In autumn last year, state-owned energy company Fortum acquired a controlling share in biotech firm Chempolis. Prime Minister Juha Sipilä had been a part-owner of the company and his adult children are current shareholders by way of an investment holding company.
Since 1997, Chempolis had received several million euros in government support, but in spite of the funds pumped in, its biofuel refining technology never took off and was never harnessed for industrial production.
In recent years, Chempolis found itself in financial dire straits; however the situation eased in October 2016, when Fortum invested more than six million euros. At the same time, the private circular economy fund owned by the Taaleri Group also ploughed some four million euros into the firm.
Although Fortum is a stock-listed company, the state owns a majority share of 50.7 percent. Prime Minister Juha Sipilä, who took office in June 2015, took the unusual step of assuming responsibility for the state’s ownership steering programme. At the same time, Fortum began to prepare for its financial intervention into Chempolis, which was at the time on the verge of going under.
The partial buyout took place in October 2016, making Fortum the tech firm’s largest owner with a 34 percent stake in the company. Sipilä’s children own five percent of the company through an investment holding company, Fortel Invest.
The Fortum investment came at a critical time for Chempolis. At the end of 2015 the Chempolis board declared in its annual report that the company’s cash reserves would not see it through to the end of 2016. According to the auditor’s report, the company’s cash position was so weak, that its ability to continue operations came under great doubt.
Innovation financier Tekes tightens purse strings
Chempolis had long been a regular customer of state funding agencies. In particular, the state innovation fund Tekes had been a key backer of the company. Starting from the end of the 1990s, Tekes had forked out millions of euros in taxpayer money to the firm.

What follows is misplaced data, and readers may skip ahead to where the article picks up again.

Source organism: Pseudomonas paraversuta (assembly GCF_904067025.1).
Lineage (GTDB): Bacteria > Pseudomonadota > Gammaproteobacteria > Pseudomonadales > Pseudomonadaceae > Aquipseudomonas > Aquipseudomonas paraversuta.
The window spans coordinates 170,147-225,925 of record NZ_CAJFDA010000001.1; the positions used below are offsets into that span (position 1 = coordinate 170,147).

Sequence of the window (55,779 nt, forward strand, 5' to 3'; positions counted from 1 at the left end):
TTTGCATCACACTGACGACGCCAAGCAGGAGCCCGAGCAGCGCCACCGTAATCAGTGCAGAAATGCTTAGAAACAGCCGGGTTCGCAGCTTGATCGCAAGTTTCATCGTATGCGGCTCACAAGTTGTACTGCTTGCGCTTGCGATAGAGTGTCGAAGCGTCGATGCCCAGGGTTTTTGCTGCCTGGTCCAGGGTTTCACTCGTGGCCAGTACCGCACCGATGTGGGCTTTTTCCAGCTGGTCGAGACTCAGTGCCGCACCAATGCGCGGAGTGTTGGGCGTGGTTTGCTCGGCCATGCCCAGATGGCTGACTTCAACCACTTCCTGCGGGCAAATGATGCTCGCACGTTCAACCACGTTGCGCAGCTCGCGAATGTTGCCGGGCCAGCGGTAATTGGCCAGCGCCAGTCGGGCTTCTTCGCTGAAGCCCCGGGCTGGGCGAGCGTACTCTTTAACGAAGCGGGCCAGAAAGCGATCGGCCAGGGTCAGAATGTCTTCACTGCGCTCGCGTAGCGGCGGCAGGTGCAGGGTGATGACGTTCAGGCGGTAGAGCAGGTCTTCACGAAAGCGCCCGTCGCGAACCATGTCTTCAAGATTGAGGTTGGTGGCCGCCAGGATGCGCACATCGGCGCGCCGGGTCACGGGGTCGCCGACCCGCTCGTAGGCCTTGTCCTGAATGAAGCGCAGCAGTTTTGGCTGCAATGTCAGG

In 2008, Chempolis received its first payout from Tekes, more than one million euros. The following year, the agency advanced the company nearly two million. In 2011, another funding injection was paid out. That year, the state audit body VTV ran spot checks of the state’s funding for energy and climate companies.
VTV had selected companies participating in Tekes’ cleantech funding programme and evaluated the return on investment. The report concluded that in the case of Chempolis, the state had not received sufficient return in exchange for its funding and that there had not been any commercial successes.
Elusive business success
The largest recipients of state funding had been Neste, Chempolis, UPM-Kymenne, Metso and Wärtsilä. With its lean finances and lack of commercial success, Chempolis’ position as one of the five biggest recipients of state funding raised eyebrows.
The firm's longed-for commercial breakthrough never emerged although several media outlets produced glowing reports of potential deals, including an industrial order from China estimated at tens of millions of euros.
In 2008, it was reported that Chempolis and the forestry products company UPM had entered an agreement to construct a biofuel refinery. Later, in 2010, media reported on an order comprising three refineries for a company known as Tianjin Jiuqian Paper. Those refineries were to be built from 2012 to 2013. In spite of the news reports, these plants have yet to see the light of day.
Yle’s investigative journalism programme MOT reports that over the course of 15 years, Chempolis received more than 10 million euros in state funding and other support from funds owned by the Finnish Innovation Fund Sitra and the state-owned export credit company Finnvera.
Fortum planning proof-of-concept refinery
Fortum said that it had long planned an investment in the struggling technology company.
"Fortum’s interest in Chempolis’ technology grew during the autumn of 2015," said Fortum technology director and current Chempolis board member Heli Antila.
According to Antila, Fortum has also invested in other promising technology companies, but noted that Chempolis is the only biotech company to have caught its eye.
She said that the real reason for acquiring Chempolis was its budding technology and the energy giant's plans to construct a new production facility in Finland using Chempolis processes. She said that the firm would then be able to prove that its production process can operate for commercial-scale output.